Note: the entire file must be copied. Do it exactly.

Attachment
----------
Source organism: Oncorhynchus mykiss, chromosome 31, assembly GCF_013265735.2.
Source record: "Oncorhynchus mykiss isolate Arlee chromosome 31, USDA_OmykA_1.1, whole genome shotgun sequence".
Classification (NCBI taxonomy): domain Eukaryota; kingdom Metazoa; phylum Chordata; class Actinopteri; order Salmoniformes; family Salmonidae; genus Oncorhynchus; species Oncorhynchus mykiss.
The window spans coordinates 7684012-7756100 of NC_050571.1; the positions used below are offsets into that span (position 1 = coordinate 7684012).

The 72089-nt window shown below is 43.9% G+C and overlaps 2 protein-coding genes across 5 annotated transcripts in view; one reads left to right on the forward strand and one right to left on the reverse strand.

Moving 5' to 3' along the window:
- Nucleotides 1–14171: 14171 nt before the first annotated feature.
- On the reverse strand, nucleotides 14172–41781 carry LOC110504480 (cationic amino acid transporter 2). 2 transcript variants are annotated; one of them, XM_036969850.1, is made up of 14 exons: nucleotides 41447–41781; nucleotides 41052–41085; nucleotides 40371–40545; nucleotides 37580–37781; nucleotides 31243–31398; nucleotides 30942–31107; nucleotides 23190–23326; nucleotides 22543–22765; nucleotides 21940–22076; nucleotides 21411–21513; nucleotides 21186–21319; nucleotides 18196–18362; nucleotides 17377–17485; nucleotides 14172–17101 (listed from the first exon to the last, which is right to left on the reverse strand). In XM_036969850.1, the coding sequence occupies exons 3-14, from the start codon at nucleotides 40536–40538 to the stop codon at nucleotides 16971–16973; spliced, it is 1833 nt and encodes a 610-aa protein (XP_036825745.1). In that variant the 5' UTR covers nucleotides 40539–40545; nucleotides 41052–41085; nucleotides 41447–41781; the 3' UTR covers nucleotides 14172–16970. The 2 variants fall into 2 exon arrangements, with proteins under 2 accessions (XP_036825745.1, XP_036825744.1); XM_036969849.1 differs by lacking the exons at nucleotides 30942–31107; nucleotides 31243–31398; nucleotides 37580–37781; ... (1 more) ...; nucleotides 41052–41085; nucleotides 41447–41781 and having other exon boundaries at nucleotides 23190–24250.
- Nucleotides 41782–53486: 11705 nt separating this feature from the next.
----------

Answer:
Source organism: Oncorhynchus mykiss, chromosome 31, assembly GCF_013265735.2.
Source record: "Oncorhynchus mykiss isolate Arlee chromosome 31, USDA_OmykA_1.1, whole genome shotgun sequence".
Classification (NCBI taxonomy): domain Eukaryota; kingdom Metazoa; phylum Chordata; class Actinopteri; order Salmoniformes; family Salmonidae; genus Oncorhynchus; species Oncorhynchus mykiss.
The window spans coordinates 7684012-7756100 of NC_050571.1; the positions used below are offsets into that span (position 1 = coordinate 7684012).

The 72089-nt window shown below is 43.9% G+C and overlaps 2 protein-coding genes across 5 annotated transcripts in view; one reads left to right on the forward strand and one right to left on the reverse strand.

Moving 5' to 3' along the window:
- Nucleotides 1–14171: 14171 nt before the first annotated feature.
- On the reverse strand, nucleotides 14172–41781 carry LOC110504480 (cationic amino acid transporter 2). 2 transcript variants are annotated; one of them, XM_036969850.1, is made up of 14 exons: nucleotides 41447–41781; nucleotides 41052–41085; nucleotides 40371–40545; nucleotides 37580–37781; nucleotides 31243–31398; nucleotides 30942–31107; nucleotides 23190–23326; nucleotides 22543–22765; nucleotides 21940–22076; nucleotides 21411–21513; nucleotides 21186–21319; nucleotides 18196–18362; nucleotides 17377–17485; nucleotides 14172–17101 (listed from the first exon to the last, which is right to left on the reverse strand). In XM_036969850.1, the coding sequence occupies exons 3-14, from the start codon at nucleotides 40536–40538 to the stop codon at nucleotides 16971–16973; spliced, it is 1833 nt and encodes a 610-aa protein (XP_036825745.1). In that variant the 5' UTR covers nucleotides 40539–40545; nucleotides 41052–41085; nucleotides 41447–41781; the 3' UTR covers nucleotides 14172–16970. The 2 variants fall into 2 exon arrangements, with proteins under 2 accessions (XP_036825745.1, XP_036825744.1); XM_036969849.1 differs by lacking the exons at nucleotides 30942–31107; nucleotides 31243–31398; nucleotides 37580–37781; ... (1 more) ...; nucleotides 41052–41085; nucleotides 41447–41781 and having other exon boundaries at nucleotides 23190–24250.
- Nucleotides 41782–53486: 11705 nt separating this feature from the next.